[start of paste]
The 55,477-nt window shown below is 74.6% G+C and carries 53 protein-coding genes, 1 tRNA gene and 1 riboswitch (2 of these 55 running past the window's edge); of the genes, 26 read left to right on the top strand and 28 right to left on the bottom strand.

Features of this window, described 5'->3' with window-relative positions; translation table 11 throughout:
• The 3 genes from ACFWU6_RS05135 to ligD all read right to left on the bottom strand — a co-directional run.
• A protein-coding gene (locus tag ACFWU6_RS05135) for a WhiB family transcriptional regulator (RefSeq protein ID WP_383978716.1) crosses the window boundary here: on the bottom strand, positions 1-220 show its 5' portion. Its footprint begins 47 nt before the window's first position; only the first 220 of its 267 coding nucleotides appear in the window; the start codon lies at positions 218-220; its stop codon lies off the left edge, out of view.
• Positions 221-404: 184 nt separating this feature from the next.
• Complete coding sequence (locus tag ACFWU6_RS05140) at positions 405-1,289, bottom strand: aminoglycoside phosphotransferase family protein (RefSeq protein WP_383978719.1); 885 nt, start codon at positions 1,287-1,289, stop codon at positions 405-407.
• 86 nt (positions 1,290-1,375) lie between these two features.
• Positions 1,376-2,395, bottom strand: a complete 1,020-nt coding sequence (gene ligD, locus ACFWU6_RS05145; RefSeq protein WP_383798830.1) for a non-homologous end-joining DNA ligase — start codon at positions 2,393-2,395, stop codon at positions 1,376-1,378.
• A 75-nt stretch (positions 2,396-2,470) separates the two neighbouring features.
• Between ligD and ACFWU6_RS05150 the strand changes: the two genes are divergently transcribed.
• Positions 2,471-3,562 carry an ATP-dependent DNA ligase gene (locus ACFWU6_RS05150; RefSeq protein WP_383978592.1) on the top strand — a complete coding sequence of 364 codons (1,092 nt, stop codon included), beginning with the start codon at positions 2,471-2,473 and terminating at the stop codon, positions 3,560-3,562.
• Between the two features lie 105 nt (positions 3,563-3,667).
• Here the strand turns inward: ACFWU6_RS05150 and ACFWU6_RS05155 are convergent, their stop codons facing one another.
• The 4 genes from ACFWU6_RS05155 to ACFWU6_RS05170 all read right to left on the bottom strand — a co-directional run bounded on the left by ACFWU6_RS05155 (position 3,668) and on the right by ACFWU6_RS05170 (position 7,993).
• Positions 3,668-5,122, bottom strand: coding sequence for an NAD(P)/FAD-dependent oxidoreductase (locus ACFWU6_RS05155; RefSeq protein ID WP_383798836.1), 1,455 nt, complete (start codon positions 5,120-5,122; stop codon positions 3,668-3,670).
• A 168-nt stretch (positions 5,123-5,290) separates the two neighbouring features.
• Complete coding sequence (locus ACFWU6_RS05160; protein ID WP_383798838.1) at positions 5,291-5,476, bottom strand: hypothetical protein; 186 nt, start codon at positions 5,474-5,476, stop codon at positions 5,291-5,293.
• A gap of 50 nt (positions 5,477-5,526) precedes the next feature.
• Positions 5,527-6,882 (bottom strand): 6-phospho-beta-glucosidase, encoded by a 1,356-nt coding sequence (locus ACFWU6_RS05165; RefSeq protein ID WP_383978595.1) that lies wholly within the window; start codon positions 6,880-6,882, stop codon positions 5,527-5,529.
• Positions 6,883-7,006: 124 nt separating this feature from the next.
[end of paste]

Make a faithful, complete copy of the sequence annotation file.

The 55,477-nt window shown below is 74.6% G+C and carries 53 protein-coding genes, 1 tRNA gene and 1 riboswitch (2 of these 55 running past the window's edge); of the genes, 26 read left to right on the top strand and 28 right to left on the bottom strand.

Features of this window, described 5'->3' with window-relative positions; translation table 11 throughout:
• The 3 genes from ACFWU6_RS05135 to ligD all read right to left on the bottom strand — a co-directional run.
• A protein-coding gene (locus tag ACFWU6_RS05135) for a WhiB family transcriptional regulator (RefSeq protein ID WP_383978716.1) crosses the window boundary here: on the bottom strand, positions 1-220 show its 5' portion. Its footprint begins 47 nt before the window's first position; only the first 220 of its 267 coding nucleotides appear in the window; the start codon lies at positions 218-220; its stop codon lies off the left edge, out of view.
• Positions 221-404: 184 nt separating this feature from the next.
• Complete coding sequence (locus tag ACFWU6_RS05140) at positions 405-1,289, bottom strand: aminoglycoside phosphotransferase family protein (RefSeq protein WP_383978719.1); 885 nt, start codon at positions 1,287-1,289, stop codon at positions 405-407.
• 86 nt (positions 1,290-1,375) lie between these two features.
• Positions 1,376-2,395, bottom strand: a complete 1,020-nt coding sequence (gene ligD, locus ACFWU6_RS05145; RefSeq protein WP_383798830.1) for a non-homologous end-joining DNA ligase — start codon at positions 2,393-2,395, stop codon at positions 1,376-1,378.
• A 75-nt stretch (positions 2,396-2,470) separates the two neighbouring features.
• Between ligD and ACFWU6_RS05150 the strand changes: the two genes are divergently transcribed.
• Positions 2,471-3,562 carry an ATP-dependent DNA ligase gene (locus ACFWU6_RS05150; RefSeq protein WP_383978592.1) on the top strand — a complete coding sequence of 364 codons (1,092 nt, stop codon included), beginning with the start codon at positions 2,471-2,473 and terminating at the stop codon, positions 3,560-3,562.
• Between the two features lie 105 nt (positions 3,563-3,667).
• Here the strand turns inward: ACFWU6_RS05150 and ACFWU6_RS05155 are convergent, their stop codons facing one another.
• The 4 genes from ACFWU6_RS05155 to ACFWU6_RS05170 all read right to left on the bottom strand — a co-directional run bounded on the left by ACFWU6_RS05155 (position 3,668) and on the right by ACFWU6_RS05170 (position 7,993).
• Positions 3,668-5,122, bottom strand: coding sequence for an NAD(P)/FAD-dependent oxidoreductase (locus ACFWU6_RS05155; RefSeq protein ID WP_383798836.1), 1,455 nt, complete (start codon positions 5,120-5,122; stop codon positions 3,668-3,670).
• A 168-nt stretch (positions 5,123-5,290) separates the two neighbouring features.
• Complete coding sequence (locus ACFWU6_RS05160; protein ID WP_383798838.1) at positions 5,291-5,476, bottom strand: hypothetical protein; 186 nt, start codon at positions 5,474-5,476, stop codon at positions 5,291-5,293.
• A gap of 50 nt (positions 5,477-5,526) precedes the next feature.
• Positions 5,527-6,882 (bottom strand): 6-phospho-beta-glucosidase, encoded by a 1,356-nt coding sequence (locus ACFWU6_RS05165; RefSeq protein ID WP_383978595.1) that lies wholly within the window; start codon positions 6,880-6,882, stop codon positions 5,527-5,529.
• Positions 6,883-7,006: 124 nt separating this feature from the next.